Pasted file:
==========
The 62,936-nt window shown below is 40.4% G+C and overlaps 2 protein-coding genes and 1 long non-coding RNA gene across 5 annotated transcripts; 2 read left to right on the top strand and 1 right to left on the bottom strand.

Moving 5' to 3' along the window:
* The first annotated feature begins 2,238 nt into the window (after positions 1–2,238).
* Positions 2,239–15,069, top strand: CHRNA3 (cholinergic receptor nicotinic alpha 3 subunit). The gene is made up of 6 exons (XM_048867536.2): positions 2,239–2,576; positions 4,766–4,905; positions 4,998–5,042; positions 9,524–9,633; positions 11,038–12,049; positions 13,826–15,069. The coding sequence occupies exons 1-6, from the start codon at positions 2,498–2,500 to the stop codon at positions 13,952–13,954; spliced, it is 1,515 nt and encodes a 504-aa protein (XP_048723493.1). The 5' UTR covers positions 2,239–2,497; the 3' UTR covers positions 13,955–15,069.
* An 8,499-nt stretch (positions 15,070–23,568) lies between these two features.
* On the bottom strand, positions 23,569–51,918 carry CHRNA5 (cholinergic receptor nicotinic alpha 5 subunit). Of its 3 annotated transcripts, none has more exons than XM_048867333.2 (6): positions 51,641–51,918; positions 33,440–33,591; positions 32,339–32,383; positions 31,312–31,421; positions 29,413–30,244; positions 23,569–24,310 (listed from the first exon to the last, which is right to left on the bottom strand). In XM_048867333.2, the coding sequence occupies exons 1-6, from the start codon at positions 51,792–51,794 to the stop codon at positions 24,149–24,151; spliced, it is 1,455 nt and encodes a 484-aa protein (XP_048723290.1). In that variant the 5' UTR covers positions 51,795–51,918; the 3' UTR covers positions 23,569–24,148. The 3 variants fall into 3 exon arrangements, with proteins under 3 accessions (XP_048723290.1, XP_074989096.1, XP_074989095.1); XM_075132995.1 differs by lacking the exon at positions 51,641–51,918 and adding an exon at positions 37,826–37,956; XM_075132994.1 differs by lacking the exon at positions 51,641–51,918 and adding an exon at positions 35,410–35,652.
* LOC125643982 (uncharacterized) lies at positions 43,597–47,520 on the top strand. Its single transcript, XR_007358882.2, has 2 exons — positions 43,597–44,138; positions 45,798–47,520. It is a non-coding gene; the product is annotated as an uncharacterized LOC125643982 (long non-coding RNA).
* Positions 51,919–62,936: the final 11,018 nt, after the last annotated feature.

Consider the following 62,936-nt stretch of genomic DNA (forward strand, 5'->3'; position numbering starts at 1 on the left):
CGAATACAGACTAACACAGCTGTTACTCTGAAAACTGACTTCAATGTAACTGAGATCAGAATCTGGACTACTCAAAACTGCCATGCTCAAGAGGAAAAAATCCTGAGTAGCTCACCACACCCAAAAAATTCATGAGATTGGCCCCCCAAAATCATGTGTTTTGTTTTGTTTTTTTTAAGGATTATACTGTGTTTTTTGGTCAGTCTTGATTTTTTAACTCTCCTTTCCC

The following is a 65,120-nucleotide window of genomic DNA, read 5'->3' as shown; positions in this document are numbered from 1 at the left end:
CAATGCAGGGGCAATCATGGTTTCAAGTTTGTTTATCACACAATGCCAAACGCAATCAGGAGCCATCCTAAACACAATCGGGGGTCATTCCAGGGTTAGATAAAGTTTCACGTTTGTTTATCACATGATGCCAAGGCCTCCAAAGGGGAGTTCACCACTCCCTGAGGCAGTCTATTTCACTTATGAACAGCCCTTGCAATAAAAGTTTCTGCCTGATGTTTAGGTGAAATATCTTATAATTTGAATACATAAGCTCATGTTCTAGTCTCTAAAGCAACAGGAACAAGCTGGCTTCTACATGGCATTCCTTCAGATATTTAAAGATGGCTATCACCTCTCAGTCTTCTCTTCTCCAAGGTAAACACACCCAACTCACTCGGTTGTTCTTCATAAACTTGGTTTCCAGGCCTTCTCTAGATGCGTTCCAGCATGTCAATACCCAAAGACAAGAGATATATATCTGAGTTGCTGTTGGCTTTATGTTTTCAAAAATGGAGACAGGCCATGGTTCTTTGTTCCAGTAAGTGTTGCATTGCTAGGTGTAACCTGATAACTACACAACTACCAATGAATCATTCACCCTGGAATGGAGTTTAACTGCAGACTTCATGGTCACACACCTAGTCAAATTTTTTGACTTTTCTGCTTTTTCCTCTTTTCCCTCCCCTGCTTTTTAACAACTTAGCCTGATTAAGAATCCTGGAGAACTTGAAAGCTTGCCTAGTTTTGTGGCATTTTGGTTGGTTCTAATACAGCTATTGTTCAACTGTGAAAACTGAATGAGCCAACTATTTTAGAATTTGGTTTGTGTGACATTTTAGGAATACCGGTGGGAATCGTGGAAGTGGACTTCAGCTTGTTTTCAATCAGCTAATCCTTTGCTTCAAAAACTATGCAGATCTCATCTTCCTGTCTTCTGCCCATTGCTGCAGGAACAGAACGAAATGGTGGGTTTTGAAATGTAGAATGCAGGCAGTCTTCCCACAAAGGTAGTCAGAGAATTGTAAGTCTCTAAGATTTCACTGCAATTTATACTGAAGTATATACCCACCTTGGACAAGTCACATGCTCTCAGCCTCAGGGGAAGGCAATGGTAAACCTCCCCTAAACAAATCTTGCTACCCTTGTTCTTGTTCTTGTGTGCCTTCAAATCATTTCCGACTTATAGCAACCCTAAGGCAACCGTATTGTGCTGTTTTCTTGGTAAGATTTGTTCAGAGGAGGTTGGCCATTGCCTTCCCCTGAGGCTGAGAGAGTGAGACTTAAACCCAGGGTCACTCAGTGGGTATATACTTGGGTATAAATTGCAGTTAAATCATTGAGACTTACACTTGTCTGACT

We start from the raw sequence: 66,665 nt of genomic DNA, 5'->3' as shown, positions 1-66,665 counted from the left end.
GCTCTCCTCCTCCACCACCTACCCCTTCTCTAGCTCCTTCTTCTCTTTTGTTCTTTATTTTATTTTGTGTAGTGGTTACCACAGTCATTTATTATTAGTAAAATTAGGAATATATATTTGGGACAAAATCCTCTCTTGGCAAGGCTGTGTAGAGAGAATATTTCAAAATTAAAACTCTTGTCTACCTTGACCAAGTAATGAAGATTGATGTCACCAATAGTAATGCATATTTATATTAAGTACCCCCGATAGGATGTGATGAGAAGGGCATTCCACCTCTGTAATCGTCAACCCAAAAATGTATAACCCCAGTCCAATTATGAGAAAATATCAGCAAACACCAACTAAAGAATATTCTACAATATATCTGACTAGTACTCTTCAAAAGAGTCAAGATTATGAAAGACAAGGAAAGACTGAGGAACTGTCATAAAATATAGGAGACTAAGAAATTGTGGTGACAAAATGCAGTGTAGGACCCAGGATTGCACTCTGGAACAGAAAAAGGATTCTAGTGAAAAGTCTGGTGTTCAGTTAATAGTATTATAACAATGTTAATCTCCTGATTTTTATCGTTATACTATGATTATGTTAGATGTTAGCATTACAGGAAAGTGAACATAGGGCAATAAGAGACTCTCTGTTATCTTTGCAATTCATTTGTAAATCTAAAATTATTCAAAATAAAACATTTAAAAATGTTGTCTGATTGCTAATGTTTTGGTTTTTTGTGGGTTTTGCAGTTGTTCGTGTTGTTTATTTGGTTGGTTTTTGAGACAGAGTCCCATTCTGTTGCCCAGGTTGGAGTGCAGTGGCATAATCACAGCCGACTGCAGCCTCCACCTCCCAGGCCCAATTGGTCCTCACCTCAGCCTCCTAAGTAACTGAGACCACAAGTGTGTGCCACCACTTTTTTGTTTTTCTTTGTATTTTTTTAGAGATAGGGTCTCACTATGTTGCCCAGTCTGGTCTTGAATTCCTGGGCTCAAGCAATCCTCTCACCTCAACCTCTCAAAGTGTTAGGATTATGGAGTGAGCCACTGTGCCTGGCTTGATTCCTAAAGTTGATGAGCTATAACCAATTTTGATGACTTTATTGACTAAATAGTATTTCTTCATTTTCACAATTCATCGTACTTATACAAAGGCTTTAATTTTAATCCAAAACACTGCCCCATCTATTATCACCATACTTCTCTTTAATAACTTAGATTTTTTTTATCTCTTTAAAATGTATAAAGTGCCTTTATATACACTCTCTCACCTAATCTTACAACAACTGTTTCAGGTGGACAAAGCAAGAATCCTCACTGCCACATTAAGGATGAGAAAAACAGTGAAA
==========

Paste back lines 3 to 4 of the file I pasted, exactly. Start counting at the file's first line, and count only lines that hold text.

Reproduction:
* The first annotated feature begins 2,238 nt into the window (after positions 1–2,238).
* Positions 2,239–15,069, top strand: CHRNA3 (cholinergic receptor nicotinic alpha 3 subunit). The gene is made up of 6 exons (XM_048867536.2): positions 2,239–2,576; positions 4,766–4,905; positions 4,998–5,042; positions 9,524–9,633; positions 11,038–12,049; positions 13,826–15,069. The coding sequence occupies exons 1-6, from the start codon at positions 2,498–2,500 to the stop codon at positions 13,952–13,954; spliced, it is 1,515 nt and encodes a 504-aa protein (XP_048723493.1). The 5' UTR covers positions 2,239–2,497; the 3' UTR covers positions 13,955–15,069.